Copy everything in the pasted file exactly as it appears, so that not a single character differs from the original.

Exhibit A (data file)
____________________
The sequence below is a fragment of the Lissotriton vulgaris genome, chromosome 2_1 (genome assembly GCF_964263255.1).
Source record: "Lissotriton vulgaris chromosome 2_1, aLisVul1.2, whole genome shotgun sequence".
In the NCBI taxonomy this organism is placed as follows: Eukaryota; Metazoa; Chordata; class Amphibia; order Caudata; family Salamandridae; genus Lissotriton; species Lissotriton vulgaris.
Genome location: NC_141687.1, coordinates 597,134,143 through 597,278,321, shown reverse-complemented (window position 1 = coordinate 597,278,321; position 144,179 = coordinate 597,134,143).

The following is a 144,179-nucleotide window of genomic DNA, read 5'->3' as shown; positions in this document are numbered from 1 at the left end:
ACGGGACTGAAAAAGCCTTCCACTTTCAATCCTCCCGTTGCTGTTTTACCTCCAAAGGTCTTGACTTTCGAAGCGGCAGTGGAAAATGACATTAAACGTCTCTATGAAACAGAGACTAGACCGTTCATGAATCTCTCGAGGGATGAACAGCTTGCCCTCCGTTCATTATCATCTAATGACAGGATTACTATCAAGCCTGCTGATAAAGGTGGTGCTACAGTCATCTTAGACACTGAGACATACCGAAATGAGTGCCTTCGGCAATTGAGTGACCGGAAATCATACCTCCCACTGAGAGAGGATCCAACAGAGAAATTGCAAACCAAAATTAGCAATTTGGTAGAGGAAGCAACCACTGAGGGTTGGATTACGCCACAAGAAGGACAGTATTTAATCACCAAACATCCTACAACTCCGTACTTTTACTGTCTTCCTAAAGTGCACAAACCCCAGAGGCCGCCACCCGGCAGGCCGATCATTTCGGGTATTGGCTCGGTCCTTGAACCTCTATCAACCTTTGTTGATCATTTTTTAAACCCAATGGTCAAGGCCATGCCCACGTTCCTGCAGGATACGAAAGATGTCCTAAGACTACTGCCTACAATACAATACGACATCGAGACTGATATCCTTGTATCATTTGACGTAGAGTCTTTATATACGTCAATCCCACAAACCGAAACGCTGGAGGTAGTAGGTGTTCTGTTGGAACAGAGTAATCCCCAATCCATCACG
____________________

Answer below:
The sequence below is a fragment of the Lissotriton vulgaris genome, chromosome 2_1 (genome assembly GCF_964263255.1).
Source record: "Lissotriton vulgaris chromosome 2_1, aLisVul1.2, whole genome shotgun sequence".
In the NCBI taxonomy this organism is placed as follows: Eukaryota; Metazoa; Chordata; class Amphibia; order Caudata; family Salamandridae; genus Lissotriton; species Lissotriton vulgaris.
Genome location: NC_141687.1, coordinates 597,134,143 through 597,278,321, shown reverse-complemented (window position 1 = coordinate 597,278,321; position 144,179 = coordinate 597,134,143).

The following is a 144,179-nucleotide window of genomic DNA, read 5'->3' as shown; positions in this document are numbered from 1 at the left end:
ACGGGACTGAAAAAGCCTTCCACTTTCAATCCTCCCGTTGCTGTTTTACCTCCAAAGGTCTTGACTTTCGAAGCGGCAGTGGAAAATGACATTAAACGTCTCTATGAAACAGAGACTAGACCGTTCATGAATCTCTCGAGGGATGAACAGCTTGCCCTCCGTTCATTATCATCTAATGACAGGATTACTATCAAGCCTGCTGATAAAGGTGGTGCTACAGTCATCTTAGACACTGAGACATACCGAAATGAGTGCCTTCGGCAATTGAGTGACCGGAAATCATACCTCCCACTGAGAGAGGATCCAACAGAGAAATTGCAAACCAAAATTAGCAATTTGGTAGAGGAAGCAACCACTGAGGGTTGGATTACGCCACAAGAAGGACAGTATTTAATCACCAAACATCCTACAACTCCGTACTTTTACTGTCTTCCTAAAGTGCACAAACCCCAGAGGCCGCCACCCGGCAGGCCGATCATTTCGGGTATTGGCTCGGTCCTTGAACCTCTATCAACCTTTGTTGATCATTTTTTAAACCCAATGGTCAAGGCCATGCCCACGTTCCTGCAGGATACGAAAGATGTCCTAAGACTACTGCCTACAATACAATACGACATCGAGACTGATATCCTTGTATCATTTGACGTAGAGTCTTTATATACGTCAATCCCACAAACCGAAACGCTGGAGGTAGTAGGTGTTCTGTTGGAACAGAGTAATCCCCAATCCATCACG